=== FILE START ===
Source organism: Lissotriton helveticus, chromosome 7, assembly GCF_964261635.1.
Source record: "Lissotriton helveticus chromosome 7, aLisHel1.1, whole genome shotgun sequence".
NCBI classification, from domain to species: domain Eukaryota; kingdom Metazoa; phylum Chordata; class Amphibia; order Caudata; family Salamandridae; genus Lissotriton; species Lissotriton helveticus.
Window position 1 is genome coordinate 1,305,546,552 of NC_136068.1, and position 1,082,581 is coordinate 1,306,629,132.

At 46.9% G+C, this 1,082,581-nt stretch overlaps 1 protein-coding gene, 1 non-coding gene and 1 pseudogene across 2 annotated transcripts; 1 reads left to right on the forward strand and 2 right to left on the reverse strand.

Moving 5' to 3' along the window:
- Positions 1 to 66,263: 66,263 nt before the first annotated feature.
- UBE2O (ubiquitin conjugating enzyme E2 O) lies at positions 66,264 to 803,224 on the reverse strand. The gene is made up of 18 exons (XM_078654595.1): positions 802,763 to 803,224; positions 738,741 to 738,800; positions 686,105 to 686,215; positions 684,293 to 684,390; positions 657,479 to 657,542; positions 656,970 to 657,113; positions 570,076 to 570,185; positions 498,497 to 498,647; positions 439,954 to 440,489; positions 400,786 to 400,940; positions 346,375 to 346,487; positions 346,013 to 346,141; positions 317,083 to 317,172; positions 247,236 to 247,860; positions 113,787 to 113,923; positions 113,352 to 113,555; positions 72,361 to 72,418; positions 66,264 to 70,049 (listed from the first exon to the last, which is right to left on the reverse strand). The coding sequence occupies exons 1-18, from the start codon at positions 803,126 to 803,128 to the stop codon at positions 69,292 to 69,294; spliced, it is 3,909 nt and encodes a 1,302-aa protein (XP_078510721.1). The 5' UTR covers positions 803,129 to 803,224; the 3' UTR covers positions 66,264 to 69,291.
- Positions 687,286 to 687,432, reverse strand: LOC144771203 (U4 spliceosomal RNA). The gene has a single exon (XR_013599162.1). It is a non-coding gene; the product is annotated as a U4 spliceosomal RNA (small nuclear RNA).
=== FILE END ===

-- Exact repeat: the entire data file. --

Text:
Source organism: Lissotriton helveticus, chromosome 7, assembly GCF_964261635.1.
Source record: "Lissotriton helveticus chromosome 7, aLisHel1.1, whole genome shotgun sequence".
NCBI classification, from domain to species: domain Eukaryota; kingdom Metazoa; phylum Chordata; class Amphibia; order Caudata; family Salamandridae; genus Lissotriton; species Lissotriton helveticus.
Window position 1 is genome coordinate 1,305,546,552 of NC_136068.1, and position 1,082,581 is coordinate 1,306,629,132.

At 46.9% G+C, this 1,082,581-nt stretch overlaps 1 protein-coding gene, 1 non-coding gene and 1 pseudogene across 2 annotated transcripts; 1 reads left to right on the forward strand and 2 right to left on the reverse strand.

Moving 5' to 3' along the window:
- Positions 1 to 66,263: 66,263 nt before the first annotated feature.
- UBE2O (ubiquitin conjugating enzyme E2 O) lies at positions 66,264 to 803,224 on the reverse strand. The gene is made up of 18 exons (XM_078654595.1): positions 802,763 to 803,224; positions 738,741 to 738,800; positions 686,105 to 686,215; positions 684,293 to 684,390; positions 657,479 to 657,542; positions 656,970 to 657,113; positions 570,076 to 570,185; positions 498,497 to 498,647; positions 439,954 to 440,489; positions 400,786 to 400,940; positions 346,375 to 346,487; positions 346,013 to 346,141; positions 317,083 to 317,172; positions 247,236 to 247,860; positions 113,787 to 113,923; positions 113,352 to 113,555; positions 72,361 to 72,418; positions 66,264 to 70,049 (listed from the first exon to the last, which is right to left on the reverse strand). The coding sequence occupies exons 1-18, from the start codon at positions 803,126 to 803,128 to the stop codon at positions 69,292 to 69,294; spliced, it is 3,909 nt and encodes a 1,302-aa protein (XP_078510721.1). The 5' UTR covers positions 803,129 to 803,224; the 3' UTR covers positions 66,264 to 69,291.
- Positions 687,286 to 687,432, reverse strand: LOC144771203 (U4 spliceosomal RNA). The gene has a single exon (XR_013599162.1). It is a non-coding gene; the product is annotated as a U4 spliceosomal RNA (small nuclear RNA).